Highlights: UK's Hammond talks about Brexit, the BoE and PM May's successor

WASHINGTON (Reuters) – British finance minister Philip Hammond said on Friday it was very likely that the idea of a second Brexit referendum would be put to parliament at some point, but time was tight before October when Britain is due to leave the European Union.

Hammond also said the process for choosing a new governor of the Bank of England was beginning ahead of the scheduled departure of current governor Mark Carney in January 2020.

Here is a selection of comments by Hammond who was speaking to reporters in Washington where is attending meetings at the International Monetary Fund.


“No-deal as an immediate threat is off the table. Clearly we could have been in a very different place today. But it hasn’t been removed altogether. It continues to exist. We are managing down the risks of no-deal.”

“Nobody should be under any illusion that if we were ever to get to no-deal, it would be a very uncomfortable place, both for the UK, for its impact on the European and hence the global economy.”


“I think we are in with a good chance of being able to reach an agreement on the way forward in the next few weeks. We are in discussion with the Labour Party.”

“We agree on quite a lot. The Labour Party is clear that we have to deliver Brexit. They are clear that we have to end free movement … We have some disagreements on priorities and approach beyond that but we agree on fundamentals.”

“I remain optimistic that over the next couple of months we will get a deal done.”

“It’s no secret that the Labour Party regard a customs union as a negotiating objective for them.”

“Putting it on the table is not the same as having it agreed.”

“We haven’t set red lines. Everything is up for discussion.”


“You might argue that having an extension to the end of October creates that possibility. But if, in a couple of months’ time, we are taking a bill through parliament, then probably you are going to be struggling. Even if you wanted to organize a referendum, you would probably be struggling to do it in the time available.”

“I don’t think the decision the (European) Council made on Wednesday night makes it any more or less likely that that will happen. That in the end is an issue about parliament and parliamentary numbers, and where the Labour Party ends up on this, as the Labour Party itself is deeply divided on this issue and at some point it will have to decide on where it stands as a party.”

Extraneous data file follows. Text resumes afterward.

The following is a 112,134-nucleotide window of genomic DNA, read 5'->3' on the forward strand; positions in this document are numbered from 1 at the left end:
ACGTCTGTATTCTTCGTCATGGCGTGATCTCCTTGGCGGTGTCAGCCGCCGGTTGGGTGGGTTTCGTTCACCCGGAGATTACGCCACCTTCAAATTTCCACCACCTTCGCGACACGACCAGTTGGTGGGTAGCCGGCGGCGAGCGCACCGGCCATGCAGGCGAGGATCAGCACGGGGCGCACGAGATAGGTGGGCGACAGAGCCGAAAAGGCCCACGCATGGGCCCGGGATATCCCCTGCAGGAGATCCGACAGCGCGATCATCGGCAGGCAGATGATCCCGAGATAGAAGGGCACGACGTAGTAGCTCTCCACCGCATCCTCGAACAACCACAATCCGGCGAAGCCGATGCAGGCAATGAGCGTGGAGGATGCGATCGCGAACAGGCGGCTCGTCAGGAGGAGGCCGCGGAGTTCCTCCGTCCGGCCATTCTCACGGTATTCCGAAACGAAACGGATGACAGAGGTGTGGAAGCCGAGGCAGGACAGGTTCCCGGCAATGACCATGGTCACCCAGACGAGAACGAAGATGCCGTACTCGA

“Our challenge now and our focus is to get a deal that we can get through parliament agreed as quickly as possible … shut down the uncertainty so we can unleash the very large stock of potential investment that is hanging over the UK economy in suspended animation while people wait to see how this pans out.”

“It’s a proposition that could and on all the evidence is very likely to be put to parliament at some stage.”

“The government’s position has not changed. The government is opposed to a confirmatory referendum and therefore we would not be supporting it.”


“The process is getting underway … Obviously I would have preferred to have the Brexit issue resolved before we started the process. It is stating the blindingly obvious that there may be some candidates who might be deterred from an application because of the political debate around Brexit, which inevitably the governor of the Bank of England can’t avoid being part of… There may be some candidates who wouldn’t want to be exposed to that level of political debate.”

“I hope we get it resolved before we get to the short-listing stage.”


“I remember in July 2016 quite a lot of colleagues in the media said she wouldn’t last till Christmas. Here she is, three years later. She is remarkably robust and resilient, and determined to do what she thinks right.”


“Someone who recognizes the Conservative Party is a broad church and a collation of views across a spectrum, and somebody that will pursue a policy agenda that is focused on ensuring Britain’s prosperity is protected.”


“This set of meetings is crucial to the debate about IMF quotas and funding for the IMF.”

“We all anticipate that as events unfold in Venezuela, at some point there will be a need for a major program to support Venezuela. So the UK is very keen to ensure that the IMF in particular is properly funded.”

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